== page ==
A note from each partner -
"FAIR is not everyone getting the same thing. FAIR is everyone getting what they each need to succeed"
Our school prides itself to be a very personalised one. We get to know each child, their families, their likes and dislikes. By the time your child leaves us, we know their grandparents, uncles, aunts... even their pets' names! I have never had a job as fulfilling as this job working with children.
Being the principal of a kindergarten has evolved over the years, especially with the pandemic, but many things simply will never change. Etiquette and basic old fashioned manners are important here. Children learn respect for each other’s right to their own space. They learn to be independent, to do things for themselves and to perform the same functions in their own home. They learn respect for others, even to give way to someone younger. These are wonderful values to learn for a child. These areas of the Montessori philosophy that speak volumes to me. Respect, tolerance and humility.
In your child's 4 years with us, we hope to provide your child with many important lessons in life, to be remembered and carried out throughout his/her lifetime. To be warm, giving and "colour blind" when making friends. To be an important member of society. We aim to create not only children who excel academically, but children who will grow up to become good citizens of the world.
Ever since I was first introduced to Montessori material, I have always been in awe of the amount of thought that went into the creation of such perfect learning resources. Maria Montessori was indeed a genius!
Advancement of the children's academics has always been my forte. I have always aimed to give my very best to every child, to tailor the attention and coaching received based on the different characters and backgrounds of each child. Every child is different and all children learn in different ways, at their own pace and I recognise and celebrate their differences.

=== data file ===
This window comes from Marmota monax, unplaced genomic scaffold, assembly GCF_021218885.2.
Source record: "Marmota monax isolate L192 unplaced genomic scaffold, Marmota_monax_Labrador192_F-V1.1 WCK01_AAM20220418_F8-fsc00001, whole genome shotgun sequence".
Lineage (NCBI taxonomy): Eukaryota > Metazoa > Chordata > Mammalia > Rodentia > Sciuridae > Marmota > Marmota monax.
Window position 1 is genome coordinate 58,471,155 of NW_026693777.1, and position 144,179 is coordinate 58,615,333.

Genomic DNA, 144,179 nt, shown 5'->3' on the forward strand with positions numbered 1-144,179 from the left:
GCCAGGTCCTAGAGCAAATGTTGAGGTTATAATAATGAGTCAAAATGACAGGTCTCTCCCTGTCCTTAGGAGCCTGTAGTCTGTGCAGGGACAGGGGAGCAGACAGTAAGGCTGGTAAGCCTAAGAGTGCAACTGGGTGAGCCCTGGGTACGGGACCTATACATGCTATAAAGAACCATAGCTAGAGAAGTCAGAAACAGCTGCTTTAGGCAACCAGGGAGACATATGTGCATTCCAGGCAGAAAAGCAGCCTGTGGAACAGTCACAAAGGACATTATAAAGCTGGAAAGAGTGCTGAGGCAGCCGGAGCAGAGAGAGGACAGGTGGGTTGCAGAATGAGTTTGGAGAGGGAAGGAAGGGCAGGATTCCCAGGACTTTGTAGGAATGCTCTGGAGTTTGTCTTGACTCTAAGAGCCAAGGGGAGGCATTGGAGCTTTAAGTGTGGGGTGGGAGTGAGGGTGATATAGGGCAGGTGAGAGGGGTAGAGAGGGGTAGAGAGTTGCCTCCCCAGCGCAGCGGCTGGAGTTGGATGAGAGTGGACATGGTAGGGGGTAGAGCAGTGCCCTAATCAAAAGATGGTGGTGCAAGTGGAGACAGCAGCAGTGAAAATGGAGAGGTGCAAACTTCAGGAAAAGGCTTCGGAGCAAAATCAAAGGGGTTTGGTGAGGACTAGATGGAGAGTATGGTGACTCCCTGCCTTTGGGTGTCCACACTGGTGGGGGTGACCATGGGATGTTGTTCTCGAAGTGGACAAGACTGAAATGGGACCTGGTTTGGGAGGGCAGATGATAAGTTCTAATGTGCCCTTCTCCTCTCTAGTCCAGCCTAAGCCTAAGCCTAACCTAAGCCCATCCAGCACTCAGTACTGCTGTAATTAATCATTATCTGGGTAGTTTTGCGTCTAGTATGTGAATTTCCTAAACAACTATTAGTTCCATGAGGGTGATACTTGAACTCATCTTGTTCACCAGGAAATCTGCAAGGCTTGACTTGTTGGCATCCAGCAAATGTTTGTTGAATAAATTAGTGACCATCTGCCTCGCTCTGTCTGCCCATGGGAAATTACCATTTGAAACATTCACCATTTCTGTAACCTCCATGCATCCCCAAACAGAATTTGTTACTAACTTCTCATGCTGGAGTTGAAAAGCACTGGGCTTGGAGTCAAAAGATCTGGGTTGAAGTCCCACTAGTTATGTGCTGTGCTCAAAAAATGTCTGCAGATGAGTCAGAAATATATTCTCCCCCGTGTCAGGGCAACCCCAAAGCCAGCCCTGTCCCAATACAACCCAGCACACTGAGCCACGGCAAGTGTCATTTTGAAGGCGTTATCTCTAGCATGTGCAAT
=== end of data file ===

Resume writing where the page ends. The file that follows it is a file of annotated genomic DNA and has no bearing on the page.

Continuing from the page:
I am a Montessorian through and through.
The greatest joy I feel is when I see a child's eyes light up with realisation or comprehension of a concept. Be it Mathematical, Biological, Scientific, Artistic, Literary - I thrive on the progress of every child under my care. Each child's journey in learning is my journey as well. And I take pride in all their successes. May the successes be plentiful and meaningful.
In my years of running Small Wonder Children's House, what has never failed to amaze me is how the mind of a child works. How absorbent, how creative and how flexible. They are like white pieces of cloth, just waiting for life experiences to colour and pattern them.
I am reminded of a very famous piece what was reviewed by Robert Fulghum that became a classic. I’ve summarised excerpts of this piece to share. Have a read below.
This essay breaks the standard rule that important things are supposed to be difficult to understand. The simple rules in life that we learn in Kindergarten come up again and again in our lives as long as we live. In far more complex forms to be sure - lectures, politics, courts of law, company rules and handbooks. Across our lives we will wrestle with questions of right and wrong, good or bad, truth and lies. Again and again and yet again, we come back to the place where we first learnt basics of being a citizen of the world, simple rules of life that were taught to us – in Kindergarten.
All I Need To Know I Learned In Kindergarten (reviewed by Robert Fulghum)
All I need to know about what to do and how to be I learned in Kindergarten. Wisdom is not at the top of the graduate-school mountain, but there in the sandpit at playschool.
DON’T HIT PEOPLE
PUT THINGS BACK WHERE YOU FOUND THEM
CLEAN UP YOUR OWN MESS
DON’T TAKE THINGS THAT AREN’T YOURS
SAY YOU’RE SORRY WHEN YOU HURT SOMEBODY
LIVE A BALANCED LIFE – LEARN SOME AND THINK SOME AND DRAW AND PAINT AND SING AND DANCE AND PLAY AND WORK EVERYDAY SOME
WHEN YOU GO OUT INTO THE WORLD, WATCH OUT FOR TRAFFIC, HOLD HANDS AND STICK TOGETHER
BE AWARE OF WONDER - Remember the little seed in the Styrofoam cup: The roots go down and the plant goes up and nobody really knows how or why, but we are all like that. Goldfish and hamsters and even the little seed in the Styrofoam cup – they all die. So do we.
AND remember the Dick and Jane books and the first word you learned – the biggest word of all – LOOK
Take any one of these items and extrapolate it into sophisticated adult terms and apply it to your family life or your work or your government or your world and it holds true and clear and firm.